Australia's Jason Day collapsed to the ground during the second round of the US Open on Friday, apparently suffering from an attack of vertigo.
Day was walking from the elevated tee on the par-three ninth - his final hole - at Chambers Bay when he suddenly fell to the floor.
The world number 10 was quickly attended to by paramedics and was heard on television saying that the incident was related to "vertigo I've had for a while".
After several minutes the 27-year-old was able to get unsteadily to his feet and complete the hole, although he was unable to get up and down from a greenside bunker and had to settle for a round of 70 to finish two under par.
Day withdrew before the start of the Byron Nelson Championship three weeks ago due to severe dizziness and revealed on Tuesday he had undergone numerous tests to try to identify the cause.
"I had three sleep studies done. I had a lot of blood tests done. I had an MRI on my head and my neck and everything came back negative," Day said.
"So I have no idea what that was, other than I just may have been exhausted. I was training so hard, I was doing two-a-days every day coming into tournaments and then on top of it I was doing practice, playing competitive golf and then trying to balance that with family as well.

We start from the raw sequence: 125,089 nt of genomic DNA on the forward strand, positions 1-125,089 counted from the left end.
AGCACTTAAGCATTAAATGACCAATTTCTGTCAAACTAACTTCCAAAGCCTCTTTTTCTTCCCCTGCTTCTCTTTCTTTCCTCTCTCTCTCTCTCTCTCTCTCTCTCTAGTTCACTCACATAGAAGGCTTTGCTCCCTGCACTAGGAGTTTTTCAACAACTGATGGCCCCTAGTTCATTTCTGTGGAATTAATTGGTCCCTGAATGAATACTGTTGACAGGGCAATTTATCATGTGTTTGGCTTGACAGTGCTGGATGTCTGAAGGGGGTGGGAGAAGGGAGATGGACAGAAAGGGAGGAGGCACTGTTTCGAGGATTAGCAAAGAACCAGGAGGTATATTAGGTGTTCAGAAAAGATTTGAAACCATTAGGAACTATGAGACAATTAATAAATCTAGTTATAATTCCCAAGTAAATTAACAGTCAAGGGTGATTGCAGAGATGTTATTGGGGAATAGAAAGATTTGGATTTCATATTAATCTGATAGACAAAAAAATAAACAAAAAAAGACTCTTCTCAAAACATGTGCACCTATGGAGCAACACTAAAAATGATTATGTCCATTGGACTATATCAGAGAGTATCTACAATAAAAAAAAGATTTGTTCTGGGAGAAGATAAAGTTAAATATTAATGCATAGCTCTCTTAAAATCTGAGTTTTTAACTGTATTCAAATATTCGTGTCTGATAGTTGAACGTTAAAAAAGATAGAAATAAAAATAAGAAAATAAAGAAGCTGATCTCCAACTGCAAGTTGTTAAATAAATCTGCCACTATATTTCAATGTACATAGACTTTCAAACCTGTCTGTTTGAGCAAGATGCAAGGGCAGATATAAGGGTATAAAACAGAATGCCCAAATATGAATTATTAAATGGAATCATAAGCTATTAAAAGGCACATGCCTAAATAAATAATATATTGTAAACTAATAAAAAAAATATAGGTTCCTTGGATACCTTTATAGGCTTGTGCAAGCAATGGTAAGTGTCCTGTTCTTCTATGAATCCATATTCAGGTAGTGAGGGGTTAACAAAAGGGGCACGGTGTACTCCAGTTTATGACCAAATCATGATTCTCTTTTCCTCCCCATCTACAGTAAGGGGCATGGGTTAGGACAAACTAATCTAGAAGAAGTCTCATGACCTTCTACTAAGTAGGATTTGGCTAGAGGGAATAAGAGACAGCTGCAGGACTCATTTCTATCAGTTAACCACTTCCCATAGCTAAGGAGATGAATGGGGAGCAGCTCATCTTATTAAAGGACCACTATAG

"It's just a full-time kind of gig there and I think I just ran out of gas and I wasn't feeling good, so I had the shakes and the tingling up my arms. And the loss of energy and strength was probably caused by that. I've got severe sleep deprivation, so I guess that's part and parcel of having a kid."
Masters champion Jordan Spieth, who was playing with Day and carded a 67 to set the clubhouse target on five under, told reporters: "I was walking with him, just turned around and he was on the ground. I think he had a dizzy moment and slipped. He could barely even walk when he stood up.
"He did not say much about it, we just went about our business and cleared the scene and the cameras to make sure he could get what he needed."
Justin Rose was also in the group with Day and added: "It took a second or two to realise what was happening.
"At first I thought he might've just rolled his ankle but then when I saw his caddie with a towel round him, I realised it was something else.
"I knew he'd been having some health issues recently and then that's when your mind starts racing a little bit. When I saw the medics come over and his wife, Ellie, was clearly quite distressed, it was obvious it was something fairly serious.
"I guess it's the fear of the unknown a little bit, when you hurt your arm or your leg you can deal with it, but it's a bit scarier when you maybe don't know what the issue is. So obviously I hope he's okay and can continue tomorrow, because he's right in this tournament."